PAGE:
What the hell is a Cimbasso? Ask yourself, confirm that you have no idea and then try to imagine all of the possibilities. Picture a tyrannosaurus rex singing with the lyrical adeptness of Luciano Pavarotti or a powerful yellow bulldozer covered in rose petals, maybe Quasimoto dining at Italy’s finest establishment with his drop-dead gorgeous date for the evening … exactly! getting closer … now relax into the idea of low, soothing tones and the gentle caresses of Italian love songs being performed on the greatest instrument never heard- the Cimbasso.
Andrew Bove recently released Cimbasso D’Amore, the world’s first solo Cimbasso CD. Ever. WHAT?! Yes! Ingeniously packaged, this ground-breaking collection of Italian songs offers every listener the opportunity to fall in love with cimbasso (honestly, it’s difficult not to be charmed by this ancient predecessor of bass trombone and tuba). Primarily used in the days of Verdi and Puccini, the cimbasso was traditionally delegated to supporting roles in opera orchestras and, more recently, the “felt but not heard” rumblings in the background of movie soundtracks. Not anymore! Carsten Fleck, who photographed Bove with his cimbasso last year, revealed “the instrument has also been featured on Korn’s Unplugged concert with MTV.” What?! I later discovered that Korn employed two cimbassos on that gig- Andrew Bove and Morris Kainuma.
The serene sound that Mr. Bove persuades out of this beastly instrument is absolutely astonishing. The opening track, Caruso, grabbed my attention and quayed my doubts as the music immediately painted images of love, river-walks, cafes, Italy and emotion. This stunningly beautiful song was composed by Lucio Dalla in 1986 and has been made famous by numerous world-renowned operatic tenors such as Luciano Pavarotti, followed by Andrea Bocelli (who sold 16 million copies of this song on his first international album. Listen HERE). Josh Groban also sang it, but we won’t talk about that…
So, is there music written for solo cimbasso? Nope…but given is time of birth, opera aria transcriptions and bel canto-type songs fit the beast perfectly. Cimbasso D’Amore hosts selections from Puccini’s “Turandot” and “La Boheme,” Monteverdi’s “L’incoronazione di Poppea,” and songs that showcase the many sounds of love. Programming familiar music encourages the listener (despite the odd instrumentation) and these specific melodies have been vessels of expression for countless performers. What would a collection Italian songs be without Nessun Dorma? NOTHING! Thankfully, Bove was one step ahead. One of the most popular tenor arias of all-time, Nessun Dorma has proven itself as a cornerstone for many of “the greats” (Pavarotti, among others but his interpretation remains a favorite. Watch HERE). I found myself listening to the CD and waiting for the high notes, thinking, “Will Andy get up there?! Can the Cimbasso do it?!” YES! The strength of the cimbasso orchestrated with violin, cello, string bass and piano lends itself to both beauty and power.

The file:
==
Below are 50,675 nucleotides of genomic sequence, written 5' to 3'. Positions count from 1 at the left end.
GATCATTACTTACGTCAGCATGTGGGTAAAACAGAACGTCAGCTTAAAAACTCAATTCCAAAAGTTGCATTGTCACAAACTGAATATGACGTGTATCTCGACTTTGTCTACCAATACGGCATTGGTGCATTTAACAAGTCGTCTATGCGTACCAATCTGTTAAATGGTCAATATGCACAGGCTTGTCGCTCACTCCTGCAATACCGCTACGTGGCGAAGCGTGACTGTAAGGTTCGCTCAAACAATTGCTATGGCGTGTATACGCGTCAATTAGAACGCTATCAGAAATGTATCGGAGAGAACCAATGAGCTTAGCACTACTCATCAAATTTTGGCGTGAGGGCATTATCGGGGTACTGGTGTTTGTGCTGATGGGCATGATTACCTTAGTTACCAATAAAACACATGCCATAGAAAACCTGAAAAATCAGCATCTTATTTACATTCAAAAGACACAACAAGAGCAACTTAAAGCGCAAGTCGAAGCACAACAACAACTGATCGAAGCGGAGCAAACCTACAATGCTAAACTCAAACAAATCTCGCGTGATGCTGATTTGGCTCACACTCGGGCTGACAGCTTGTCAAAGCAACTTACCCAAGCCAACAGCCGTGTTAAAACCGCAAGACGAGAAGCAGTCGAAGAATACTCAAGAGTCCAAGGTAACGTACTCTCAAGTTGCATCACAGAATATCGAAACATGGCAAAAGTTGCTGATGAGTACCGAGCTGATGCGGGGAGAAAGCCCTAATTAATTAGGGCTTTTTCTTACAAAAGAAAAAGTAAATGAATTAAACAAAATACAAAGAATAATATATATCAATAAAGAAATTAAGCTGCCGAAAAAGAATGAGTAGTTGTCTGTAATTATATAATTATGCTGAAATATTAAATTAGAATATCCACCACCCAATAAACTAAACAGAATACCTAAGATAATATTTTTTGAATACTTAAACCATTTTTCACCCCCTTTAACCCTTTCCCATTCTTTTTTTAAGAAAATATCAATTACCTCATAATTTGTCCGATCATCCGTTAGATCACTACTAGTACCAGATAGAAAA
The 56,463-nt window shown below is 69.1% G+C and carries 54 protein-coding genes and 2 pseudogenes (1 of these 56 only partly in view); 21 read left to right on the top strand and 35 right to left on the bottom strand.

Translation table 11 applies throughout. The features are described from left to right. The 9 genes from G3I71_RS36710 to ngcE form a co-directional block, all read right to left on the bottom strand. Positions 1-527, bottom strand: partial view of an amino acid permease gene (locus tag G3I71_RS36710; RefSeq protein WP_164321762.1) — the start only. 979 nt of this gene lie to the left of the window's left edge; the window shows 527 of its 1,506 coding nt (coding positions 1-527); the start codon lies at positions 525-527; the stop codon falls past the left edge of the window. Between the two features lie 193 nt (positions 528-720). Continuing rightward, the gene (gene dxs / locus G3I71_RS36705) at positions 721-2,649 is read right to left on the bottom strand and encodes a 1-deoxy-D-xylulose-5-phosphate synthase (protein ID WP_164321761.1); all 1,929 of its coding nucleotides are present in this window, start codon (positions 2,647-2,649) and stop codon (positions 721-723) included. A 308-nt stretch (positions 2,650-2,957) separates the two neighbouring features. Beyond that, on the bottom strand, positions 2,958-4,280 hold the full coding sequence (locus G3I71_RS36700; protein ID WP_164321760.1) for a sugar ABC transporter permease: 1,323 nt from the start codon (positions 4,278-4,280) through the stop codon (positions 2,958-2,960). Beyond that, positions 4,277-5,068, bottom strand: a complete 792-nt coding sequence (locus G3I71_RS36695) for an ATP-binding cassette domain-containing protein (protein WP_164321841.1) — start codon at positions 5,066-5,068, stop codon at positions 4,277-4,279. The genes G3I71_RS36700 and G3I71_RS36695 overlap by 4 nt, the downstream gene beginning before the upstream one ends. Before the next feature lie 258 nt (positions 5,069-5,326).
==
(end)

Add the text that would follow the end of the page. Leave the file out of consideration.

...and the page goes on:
I had to chuckle as O Sole Mio concluded the CD. In my defense, I laugh every time I hear this tune. It reminds me of that movie from the early 90s with the frog, by the pond…but anyways, the track is done to perfection and is a delightful closer. After navigating a journey through sentimental love songs, Bove leaves the listener in good spirits- craving pasta and red wine. Wayne J. du Maine (flugelhorn) butters the bread right up as the musicians perform effortlessly. It is impossible to ignore the level of musicianship and formal musical training attained by the performers involved in the making of this CD (see below).
Listen to the CD and just try not to get lovey-dovey (or hungry), I dare you. Not sure how you will satisfy that hunger but if you need more copies of Cimbasso D’Amore, go to CDBaby or andrewbove.com. Get your cimbasso groove on but if you like it – don’t blame me, blame Bove.
Produced at Bove Audio by: Andrew Bove, Mike Boschen and Sycil Mathai.
Musical arrangements by: Michael Atkinson, Andrew Bove, Christopher Kenniff, Ljova, Brian Mahany and Jason Wingate. Additional music preparation by: Bryan Doughty.
Guest performers include: Elissa Cassini (violin), Ljova (viola), Susannah Chapman (cello), Anthony Scelba (double bass), Alexander Fiterstein (clarinet), Wayne J. du Maine (flugelhorn), Mike Boschen (trombone), Denson Paul Pollard (bass trombone), Christopher Kenniff (guitar) and Allison Brewster Franzetti (piano).
CD Photos by: Purple Critter
- Cimbasso? What??? (carstenfleck.wordpress.com)
- Mademoiselle Tuba #2: The Cimbasso (tubarachel.blogspot.com)
- All Hail the Cimbasso! (randomconnections.com)
- 10 Best Italian Love Songs (mademan.com)